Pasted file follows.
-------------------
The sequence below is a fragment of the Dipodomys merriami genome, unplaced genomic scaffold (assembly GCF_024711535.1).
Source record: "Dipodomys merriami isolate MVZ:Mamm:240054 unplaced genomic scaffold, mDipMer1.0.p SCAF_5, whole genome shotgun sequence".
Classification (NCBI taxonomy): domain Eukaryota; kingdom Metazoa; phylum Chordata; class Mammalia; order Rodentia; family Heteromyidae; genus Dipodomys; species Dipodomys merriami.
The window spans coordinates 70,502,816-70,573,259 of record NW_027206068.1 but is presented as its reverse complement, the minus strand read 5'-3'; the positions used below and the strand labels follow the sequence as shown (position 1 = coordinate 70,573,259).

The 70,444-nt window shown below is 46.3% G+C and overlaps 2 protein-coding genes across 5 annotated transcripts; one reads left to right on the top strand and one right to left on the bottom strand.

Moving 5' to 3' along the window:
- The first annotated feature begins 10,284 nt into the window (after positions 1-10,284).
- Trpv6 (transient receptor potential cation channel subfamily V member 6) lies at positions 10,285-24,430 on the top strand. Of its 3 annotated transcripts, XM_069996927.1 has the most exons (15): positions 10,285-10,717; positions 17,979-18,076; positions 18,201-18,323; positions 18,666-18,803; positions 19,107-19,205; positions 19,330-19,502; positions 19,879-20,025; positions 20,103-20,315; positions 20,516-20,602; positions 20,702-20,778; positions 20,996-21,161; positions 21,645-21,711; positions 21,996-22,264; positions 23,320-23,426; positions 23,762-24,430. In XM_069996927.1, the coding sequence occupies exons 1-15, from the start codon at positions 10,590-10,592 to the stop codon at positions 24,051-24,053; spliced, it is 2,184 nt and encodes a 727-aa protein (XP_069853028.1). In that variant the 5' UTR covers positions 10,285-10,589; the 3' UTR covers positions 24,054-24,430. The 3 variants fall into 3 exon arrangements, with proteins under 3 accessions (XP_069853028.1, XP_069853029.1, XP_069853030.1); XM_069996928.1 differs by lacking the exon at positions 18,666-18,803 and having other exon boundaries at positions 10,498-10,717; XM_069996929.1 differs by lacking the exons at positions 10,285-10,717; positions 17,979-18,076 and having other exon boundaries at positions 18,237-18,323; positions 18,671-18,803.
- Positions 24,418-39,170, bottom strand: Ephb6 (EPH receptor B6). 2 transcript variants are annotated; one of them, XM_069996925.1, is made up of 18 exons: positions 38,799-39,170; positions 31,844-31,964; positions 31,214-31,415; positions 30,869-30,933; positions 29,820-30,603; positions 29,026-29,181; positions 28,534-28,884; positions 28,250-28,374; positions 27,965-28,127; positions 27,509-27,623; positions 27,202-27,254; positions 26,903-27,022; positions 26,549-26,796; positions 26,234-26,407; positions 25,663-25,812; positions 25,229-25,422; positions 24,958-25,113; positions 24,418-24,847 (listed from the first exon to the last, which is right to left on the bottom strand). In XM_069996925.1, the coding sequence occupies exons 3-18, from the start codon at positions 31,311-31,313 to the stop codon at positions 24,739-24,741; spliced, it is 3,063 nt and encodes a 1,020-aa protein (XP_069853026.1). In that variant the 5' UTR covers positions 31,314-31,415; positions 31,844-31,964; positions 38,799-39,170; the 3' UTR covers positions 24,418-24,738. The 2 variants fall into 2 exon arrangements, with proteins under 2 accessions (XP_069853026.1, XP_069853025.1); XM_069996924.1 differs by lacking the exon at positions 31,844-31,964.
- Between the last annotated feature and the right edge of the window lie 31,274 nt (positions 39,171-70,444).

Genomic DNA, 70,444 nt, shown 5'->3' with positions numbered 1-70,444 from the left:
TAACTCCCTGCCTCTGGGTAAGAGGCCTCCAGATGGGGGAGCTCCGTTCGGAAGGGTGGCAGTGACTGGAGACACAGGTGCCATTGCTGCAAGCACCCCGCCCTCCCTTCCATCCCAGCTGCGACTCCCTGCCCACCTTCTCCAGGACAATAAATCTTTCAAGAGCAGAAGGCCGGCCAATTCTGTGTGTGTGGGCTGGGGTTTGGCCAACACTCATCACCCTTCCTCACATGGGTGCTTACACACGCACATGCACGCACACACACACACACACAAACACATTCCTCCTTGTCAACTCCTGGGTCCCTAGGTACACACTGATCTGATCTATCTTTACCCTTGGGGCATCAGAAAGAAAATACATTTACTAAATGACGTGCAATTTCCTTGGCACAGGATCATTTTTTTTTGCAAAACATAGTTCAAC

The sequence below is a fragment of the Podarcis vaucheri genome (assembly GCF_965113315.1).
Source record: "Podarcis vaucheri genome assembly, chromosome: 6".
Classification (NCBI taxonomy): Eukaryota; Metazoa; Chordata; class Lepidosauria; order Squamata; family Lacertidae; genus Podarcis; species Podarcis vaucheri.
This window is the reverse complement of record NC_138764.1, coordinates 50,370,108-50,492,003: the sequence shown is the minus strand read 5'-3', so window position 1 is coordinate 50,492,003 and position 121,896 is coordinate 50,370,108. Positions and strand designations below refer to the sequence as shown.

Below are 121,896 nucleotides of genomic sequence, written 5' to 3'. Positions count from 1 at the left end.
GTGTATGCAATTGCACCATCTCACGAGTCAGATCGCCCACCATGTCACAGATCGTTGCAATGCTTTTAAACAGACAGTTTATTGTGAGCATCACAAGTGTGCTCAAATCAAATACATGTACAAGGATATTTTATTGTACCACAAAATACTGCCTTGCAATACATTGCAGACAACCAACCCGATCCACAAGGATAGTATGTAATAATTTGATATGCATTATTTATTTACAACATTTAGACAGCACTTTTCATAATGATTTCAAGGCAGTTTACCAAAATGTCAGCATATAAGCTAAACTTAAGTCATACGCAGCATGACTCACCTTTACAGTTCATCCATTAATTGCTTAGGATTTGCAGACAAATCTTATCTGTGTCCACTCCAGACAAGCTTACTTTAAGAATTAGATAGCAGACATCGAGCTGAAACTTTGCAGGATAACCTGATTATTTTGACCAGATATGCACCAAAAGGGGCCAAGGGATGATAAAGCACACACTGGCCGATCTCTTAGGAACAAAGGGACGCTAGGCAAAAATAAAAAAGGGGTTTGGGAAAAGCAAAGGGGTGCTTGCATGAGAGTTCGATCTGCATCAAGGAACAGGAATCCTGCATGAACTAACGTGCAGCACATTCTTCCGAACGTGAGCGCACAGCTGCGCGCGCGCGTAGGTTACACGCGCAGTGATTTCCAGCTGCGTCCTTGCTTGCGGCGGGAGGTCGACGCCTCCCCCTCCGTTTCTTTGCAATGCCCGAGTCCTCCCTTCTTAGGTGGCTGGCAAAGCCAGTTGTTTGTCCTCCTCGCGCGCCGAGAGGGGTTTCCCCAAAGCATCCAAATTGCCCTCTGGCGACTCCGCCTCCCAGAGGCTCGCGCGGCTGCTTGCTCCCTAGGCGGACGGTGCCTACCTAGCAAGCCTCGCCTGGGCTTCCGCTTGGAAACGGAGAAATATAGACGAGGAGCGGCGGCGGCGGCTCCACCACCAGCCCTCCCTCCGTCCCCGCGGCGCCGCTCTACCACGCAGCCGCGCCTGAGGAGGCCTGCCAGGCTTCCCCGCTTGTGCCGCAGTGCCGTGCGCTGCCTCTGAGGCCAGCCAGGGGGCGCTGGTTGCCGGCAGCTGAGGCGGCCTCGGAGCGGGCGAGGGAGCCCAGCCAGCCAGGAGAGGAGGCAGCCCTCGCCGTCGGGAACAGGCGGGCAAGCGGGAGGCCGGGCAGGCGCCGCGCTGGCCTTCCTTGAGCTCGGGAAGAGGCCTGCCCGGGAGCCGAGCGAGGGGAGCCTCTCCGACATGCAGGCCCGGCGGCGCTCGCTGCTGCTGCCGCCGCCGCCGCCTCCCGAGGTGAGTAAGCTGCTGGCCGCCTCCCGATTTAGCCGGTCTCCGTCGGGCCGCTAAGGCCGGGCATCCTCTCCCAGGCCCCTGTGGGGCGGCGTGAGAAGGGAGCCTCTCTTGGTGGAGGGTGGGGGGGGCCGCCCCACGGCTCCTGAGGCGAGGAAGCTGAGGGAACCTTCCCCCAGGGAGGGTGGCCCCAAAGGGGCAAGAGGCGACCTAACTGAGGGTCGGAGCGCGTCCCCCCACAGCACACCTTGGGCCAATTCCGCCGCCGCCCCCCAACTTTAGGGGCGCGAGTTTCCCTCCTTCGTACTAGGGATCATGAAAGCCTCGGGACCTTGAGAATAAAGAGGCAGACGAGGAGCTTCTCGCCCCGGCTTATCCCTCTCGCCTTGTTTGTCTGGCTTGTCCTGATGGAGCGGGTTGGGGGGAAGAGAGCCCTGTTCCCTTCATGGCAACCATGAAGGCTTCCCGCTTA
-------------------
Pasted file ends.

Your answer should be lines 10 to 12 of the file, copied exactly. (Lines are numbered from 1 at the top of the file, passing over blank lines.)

- Between the last annotated feature and the right edge of the window lie 31,274 nt (positions 39,171-70,444).

Genomic DNA, 70,444 nt, shown 5'->3' with positions numbered 1-70,444 from the left:
TAACTCCCTGCCTCTGGGTAAGAGGCCTCCAGATGGGGGAGCTCCGTTCGGAAGGGTGGCAGTGACTGGAGACACAGGTGCCATTGCTGCAAGCACCCCGCCCTCCCTTCCATCCCAGCTGCGACTCCCTGCCCACCTTCTCCAGGACAATAAATCTTTCAAGAGCAGAAGGCCGGCCAATTCTGTGTGTGTGGGCTGGGGTTTGGCCAACACTCATCACCCTTCCTCACATGGGTGCTTACACACGCACATGCACGCACACACACACACACACAAACACATTCCTCCTTGTCAACTCCTGGGTCCCTAGGTACACACTGATCTGATCTATCTTTACCCTTGGGGCATCAGAAAGAAAATACATTTACTAAATGACGTGCAATTTCCTTGGCACAGGATCATTTTTTTTTGCAAAACATAGTTCAAC